Approve DNA Familial Searching in Mississippi
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On Monday, September 3rd, 1990, Betty Jones and Kathryn Crigler were gruesomely raped and killed in Starkville, Mississippi in an unsolved case known as the “Labor Day Murders.” Their story received national attention on America’s Most Wanted, artist renderings of the suspect have been made and updated, DNA tests have been run and rerun. But still, the killer has never been found. 27 years later, this case remains cold and unsolved. Advances in DNA technology such as familial searching could yield new leads for law enforcement, if only Mississippi would implement it.
Quoting the National District Attorneys Association, "Familial searching is a technique whereby a crime scene profile is deliberately run through the offender databank in the hopes of getting a list of profiles that are genetically similar to the DNA evidence and using this information as an investigative lead to interview family members of the near matches." The use of FS led to an arrest and conviction in the L.A.P.D.'s decades-old "Grim Sleeper" cold case. Even more recently, familial searching helped lead police to match a suspect in a 2015 unsolved murder out of Scottsdale, Arizona.
While Betty was murdered at the scene, Kathryn was brutally raped, beaten, and left for dead. A sexual assault kit was collected upon her arrival at the hospital, providing police with the killer’s DNA profile. A few months later, Kathryn tragically succumbed to her wounds and a deep depression. Years later, the DNA taken from the sexual assault kit was entered into Mississippi’s Combined DNA Index System (CODIS), and didn't reveal any exact matches in state nor national databases.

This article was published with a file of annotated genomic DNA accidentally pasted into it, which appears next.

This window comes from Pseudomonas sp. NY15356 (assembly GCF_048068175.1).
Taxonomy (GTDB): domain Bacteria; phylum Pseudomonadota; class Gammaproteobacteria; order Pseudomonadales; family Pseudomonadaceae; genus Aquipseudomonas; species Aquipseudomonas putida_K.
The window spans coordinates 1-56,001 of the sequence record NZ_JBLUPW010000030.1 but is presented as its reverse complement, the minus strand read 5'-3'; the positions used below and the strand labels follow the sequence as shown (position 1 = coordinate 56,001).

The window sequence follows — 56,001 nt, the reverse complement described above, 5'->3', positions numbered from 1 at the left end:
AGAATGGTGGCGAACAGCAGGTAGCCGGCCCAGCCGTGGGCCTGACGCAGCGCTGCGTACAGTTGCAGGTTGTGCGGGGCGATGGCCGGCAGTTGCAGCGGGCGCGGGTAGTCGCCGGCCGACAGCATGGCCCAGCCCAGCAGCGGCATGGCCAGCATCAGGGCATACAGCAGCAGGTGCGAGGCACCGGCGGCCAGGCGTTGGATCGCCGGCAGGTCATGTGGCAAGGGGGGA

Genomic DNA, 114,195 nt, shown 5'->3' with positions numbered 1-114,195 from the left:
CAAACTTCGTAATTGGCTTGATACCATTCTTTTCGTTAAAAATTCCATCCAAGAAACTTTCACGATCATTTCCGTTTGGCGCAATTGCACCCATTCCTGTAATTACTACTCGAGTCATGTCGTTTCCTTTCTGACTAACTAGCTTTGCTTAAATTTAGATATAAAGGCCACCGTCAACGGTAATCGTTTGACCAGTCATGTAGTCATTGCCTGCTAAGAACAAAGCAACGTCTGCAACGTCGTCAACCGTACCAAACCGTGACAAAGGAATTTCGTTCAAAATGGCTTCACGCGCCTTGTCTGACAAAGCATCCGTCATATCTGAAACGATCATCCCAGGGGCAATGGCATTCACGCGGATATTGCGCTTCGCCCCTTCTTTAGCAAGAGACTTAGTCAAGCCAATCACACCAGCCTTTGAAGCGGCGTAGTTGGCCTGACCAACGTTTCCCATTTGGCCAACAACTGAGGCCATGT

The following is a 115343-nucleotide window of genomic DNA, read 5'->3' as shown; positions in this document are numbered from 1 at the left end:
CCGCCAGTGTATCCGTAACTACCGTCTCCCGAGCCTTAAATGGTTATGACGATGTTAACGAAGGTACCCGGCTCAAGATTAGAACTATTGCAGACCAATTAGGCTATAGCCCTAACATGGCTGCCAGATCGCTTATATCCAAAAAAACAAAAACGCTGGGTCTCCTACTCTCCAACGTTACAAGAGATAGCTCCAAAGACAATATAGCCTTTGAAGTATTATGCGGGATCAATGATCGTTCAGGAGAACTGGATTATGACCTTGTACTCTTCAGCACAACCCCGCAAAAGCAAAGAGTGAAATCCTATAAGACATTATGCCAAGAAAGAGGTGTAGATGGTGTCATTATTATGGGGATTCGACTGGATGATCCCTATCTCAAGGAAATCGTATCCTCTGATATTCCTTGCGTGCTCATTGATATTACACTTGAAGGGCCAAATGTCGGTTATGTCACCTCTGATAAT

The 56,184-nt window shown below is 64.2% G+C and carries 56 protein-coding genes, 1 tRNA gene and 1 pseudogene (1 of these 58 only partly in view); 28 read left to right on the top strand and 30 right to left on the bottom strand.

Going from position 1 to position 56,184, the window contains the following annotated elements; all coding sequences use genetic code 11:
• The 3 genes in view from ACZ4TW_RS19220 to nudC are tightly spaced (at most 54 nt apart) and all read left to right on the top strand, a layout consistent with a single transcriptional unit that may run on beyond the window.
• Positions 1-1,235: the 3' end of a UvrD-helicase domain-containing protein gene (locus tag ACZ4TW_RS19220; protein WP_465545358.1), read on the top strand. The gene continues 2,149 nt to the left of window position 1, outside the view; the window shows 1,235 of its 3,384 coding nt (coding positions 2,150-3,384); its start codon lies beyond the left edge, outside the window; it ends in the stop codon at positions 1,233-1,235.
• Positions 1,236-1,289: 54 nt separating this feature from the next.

Sgt. Bill Lott of the Starkville Police Department has been the lead investigator for Betty & Kathryn’s cold case since 2001. According to him, "The science of familial DNA search is not only recognized but endorsed. There is no prohibition of familial search, but the proper protocol on how to do it ... They (the Crime Lab) do not participate in criminal investigations and therefore they neither advocate for or against familial DNA search ... This would be for law enforcement to promote and for the citizens of Mississippi who want to see victims get justice."
Our goal is to show Mississippi’s Attorney General Jim Hood, Governor Phil Bryant, and Department of Public Safety Commissioner Marshall Fisher the growing support of adopting FS, and ask them to join 12 states already using FS to help solve cold cases. This petition is only one of several measures that we believe can spark new conversations around FS in Mississippi. Without this tool, Betty & Kathryn's murder may go unsolved for another 27 years, along with numerous other cold cases in Mississippi.
Please sign our petition and help bring justice to grieving families who have lost loved ones.
To learn more about Betty & Kathryn, listen to the Knock Knock Podcast here.
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